has another way to make money from its
disappearing-message app: pay up, and the fun stuff won’t
Snapchat app centers on ephemerality; most photos,
videos and other content shared on Snapchat become
inaccessible if not viewed within a certain time frame.
does stuff used to garnish posts—including digital
stickers called "geofilters" and animations
that Snapchat calls "lenses." For example, a
banner like "Friday the 13th" strewn across an
image, or an add-on to turn your eyes into laser guns.
Many disappear after a day or a few.
on Friday, Snapchat said users could pay 99 cents per
lens to keep the lenses they create – forever.
to Snapchat, the deal is a result of consumer demand,
like another recently introduced option for users on the
receiving end to purchase three extra views of
self-destructing messages for 99 cents.
does not reveal usage statistics for lenses, but social
media chatter and feedback from the first people to use
a lens as a marketing tool indicate that millions of
people are decorating their photos with the virtual
community really loves the lenses and have been asking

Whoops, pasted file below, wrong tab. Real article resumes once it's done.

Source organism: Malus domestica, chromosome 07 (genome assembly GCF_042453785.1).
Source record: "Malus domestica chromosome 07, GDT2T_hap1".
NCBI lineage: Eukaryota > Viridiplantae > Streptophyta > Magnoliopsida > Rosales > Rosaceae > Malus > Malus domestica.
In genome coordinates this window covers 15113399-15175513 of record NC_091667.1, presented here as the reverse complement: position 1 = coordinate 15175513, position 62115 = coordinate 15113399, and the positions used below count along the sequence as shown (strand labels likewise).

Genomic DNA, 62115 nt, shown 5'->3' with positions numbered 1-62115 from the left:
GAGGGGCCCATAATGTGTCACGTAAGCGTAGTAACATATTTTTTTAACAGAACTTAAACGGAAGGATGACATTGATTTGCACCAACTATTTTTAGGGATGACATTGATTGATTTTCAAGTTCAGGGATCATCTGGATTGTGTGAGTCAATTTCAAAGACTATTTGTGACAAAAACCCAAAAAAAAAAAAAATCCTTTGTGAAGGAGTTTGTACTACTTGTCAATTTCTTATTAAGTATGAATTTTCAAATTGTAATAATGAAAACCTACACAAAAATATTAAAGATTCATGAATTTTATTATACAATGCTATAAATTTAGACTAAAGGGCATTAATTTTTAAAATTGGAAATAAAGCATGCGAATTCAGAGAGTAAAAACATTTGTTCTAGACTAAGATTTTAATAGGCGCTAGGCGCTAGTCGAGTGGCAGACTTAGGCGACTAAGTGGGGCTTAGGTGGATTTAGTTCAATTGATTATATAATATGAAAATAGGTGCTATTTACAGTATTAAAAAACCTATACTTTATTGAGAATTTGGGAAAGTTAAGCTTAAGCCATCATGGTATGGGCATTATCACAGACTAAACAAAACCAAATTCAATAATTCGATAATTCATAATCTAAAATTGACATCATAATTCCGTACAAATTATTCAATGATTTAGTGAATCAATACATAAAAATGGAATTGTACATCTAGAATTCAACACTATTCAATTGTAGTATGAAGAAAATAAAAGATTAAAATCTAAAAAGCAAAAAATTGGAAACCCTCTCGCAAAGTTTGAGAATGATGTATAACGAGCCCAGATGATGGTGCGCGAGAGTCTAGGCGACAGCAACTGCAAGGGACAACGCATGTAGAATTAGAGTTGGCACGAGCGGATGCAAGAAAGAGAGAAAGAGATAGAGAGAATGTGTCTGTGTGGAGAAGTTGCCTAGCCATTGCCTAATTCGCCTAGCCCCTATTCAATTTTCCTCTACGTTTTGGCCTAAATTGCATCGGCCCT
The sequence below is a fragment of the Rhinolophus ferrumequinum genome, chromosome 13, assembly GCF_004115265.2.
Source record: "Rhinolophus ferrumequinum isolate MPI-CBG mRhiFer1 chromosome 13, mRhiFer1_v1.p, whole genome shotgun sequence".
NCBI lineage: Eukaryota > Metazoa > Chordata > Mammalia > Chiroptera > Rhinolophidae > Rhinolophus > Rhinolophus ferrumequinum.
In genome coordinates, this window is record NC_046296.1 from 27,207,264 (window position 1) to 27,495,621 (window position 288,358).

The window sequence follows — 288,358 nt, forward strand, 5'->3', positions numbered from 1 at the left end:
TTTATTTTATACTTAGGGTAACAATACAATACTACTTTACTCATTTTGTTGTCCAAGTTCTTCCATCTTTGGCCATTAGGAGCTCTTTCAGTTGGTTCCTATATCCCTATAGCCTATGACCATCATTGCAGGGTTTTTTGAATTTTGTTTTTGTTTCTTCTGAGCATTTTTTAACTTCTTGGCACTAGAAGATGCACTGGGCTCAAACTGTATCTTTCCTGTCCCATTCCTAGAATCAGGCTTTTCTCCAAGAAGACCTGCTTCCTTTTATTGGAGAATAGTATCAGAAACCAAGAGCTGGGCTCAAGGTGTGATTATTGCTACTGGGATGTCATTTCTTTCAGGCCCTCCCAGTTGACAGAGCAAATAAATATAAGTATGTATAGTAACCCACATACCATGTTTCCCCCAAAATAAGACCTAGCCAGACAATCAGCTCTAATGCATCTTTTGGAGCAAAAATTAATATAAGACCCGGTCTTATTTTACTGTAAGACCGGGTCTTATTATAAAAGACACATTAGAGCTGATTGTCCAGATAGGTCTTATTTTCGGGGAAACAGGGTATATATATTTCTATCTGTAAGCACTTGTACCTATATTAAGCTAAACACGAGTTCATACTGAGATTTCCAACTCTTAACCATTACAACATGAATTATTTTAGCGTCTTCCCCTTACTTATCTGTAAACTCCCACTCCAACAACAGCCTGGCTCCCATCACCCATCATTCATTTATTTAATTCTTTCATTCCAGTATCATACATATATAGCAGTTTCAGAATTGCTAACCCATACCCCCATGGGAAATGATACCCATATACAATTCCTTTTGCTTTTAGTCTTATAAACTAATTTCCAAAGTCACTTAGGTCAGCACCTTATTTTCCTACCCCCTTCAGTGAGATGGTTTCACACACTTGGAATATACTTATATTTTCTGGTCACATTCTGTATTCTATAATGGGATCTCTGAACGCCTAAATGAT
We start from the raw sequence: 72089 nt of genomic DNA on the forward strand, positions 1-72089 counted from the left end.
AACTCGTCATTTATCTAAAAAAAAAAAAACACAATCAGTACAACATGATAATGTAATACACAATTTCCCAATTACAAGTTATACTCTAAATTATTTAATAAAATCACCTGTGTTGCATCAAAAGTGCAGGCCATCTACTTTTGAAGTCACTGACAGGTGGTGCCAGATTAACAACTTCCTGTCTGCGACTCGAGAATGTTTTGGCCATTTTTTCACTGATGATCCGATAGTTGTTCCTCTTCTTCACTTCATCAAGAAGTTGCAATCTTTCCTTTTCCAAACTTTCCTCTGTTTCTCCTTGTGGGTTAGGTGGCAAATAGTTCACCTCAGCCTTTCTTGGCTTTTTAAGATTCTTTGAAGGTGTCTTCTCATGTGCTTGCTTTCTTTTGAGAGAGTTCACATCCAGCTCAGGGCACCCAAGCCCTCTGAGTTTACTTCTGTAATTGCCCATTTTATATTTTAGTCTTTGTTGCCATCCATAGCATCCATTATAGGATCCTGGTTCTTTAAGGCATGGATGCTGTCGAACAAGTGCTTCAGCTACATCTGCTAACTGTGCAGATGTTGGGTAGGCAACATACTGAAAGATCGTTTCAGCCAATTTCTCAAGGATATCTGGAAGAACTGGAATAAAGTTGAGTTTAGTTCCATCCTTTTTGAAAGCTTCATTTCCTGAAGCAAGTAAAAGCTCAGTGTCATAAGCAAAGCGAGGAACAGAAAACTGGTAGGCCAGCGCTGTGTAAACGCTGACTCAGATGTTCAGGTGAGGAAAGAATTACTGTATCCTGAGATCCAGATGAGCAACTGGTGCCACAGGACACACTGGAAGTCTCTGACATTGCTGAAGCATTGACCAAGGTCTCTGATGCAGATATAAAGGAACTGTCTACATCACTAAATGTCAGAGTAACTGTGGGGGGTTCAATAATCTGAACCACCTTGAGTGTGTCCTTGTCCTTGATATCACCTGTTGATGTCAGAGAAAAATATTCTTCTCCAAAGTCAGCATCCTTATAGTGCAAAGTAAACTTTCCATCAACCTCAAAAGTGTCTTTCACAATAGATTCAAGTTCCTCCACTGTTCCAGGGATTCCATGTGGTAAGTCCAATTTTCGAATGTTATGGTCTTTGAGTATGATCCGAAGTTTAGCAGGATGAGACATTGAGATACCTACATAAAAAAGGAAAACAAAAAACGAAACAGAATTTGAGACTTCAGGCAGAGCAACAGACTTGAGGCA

to keep them for longer than a few days," Snapchat
spokeswoman Mary Ritti said in an email. "We
created the Lens Store to give them that option."
for extra functions is a already a popular
revenue-enhancement strategy for apps in gaming, dating
and chatting. Dating app Tinder now sits among the top
20 apps by revenue in the U.S. after introducing highly
requested features — for a fee —this year. Pricing
varies, but users pay about $10 for a package that
includes the ability to search for dates around the
world rather than just nearby.
which got about 90 percent of its revenue this year from
ads, is hoping to find ways to make money from its
Messenger chat app, too. Snapchat is clearly an
inspiration in other ways. This week, Facebook began
testing a feature with users in France that optionally
self-destructs messages in Messenger after an hour.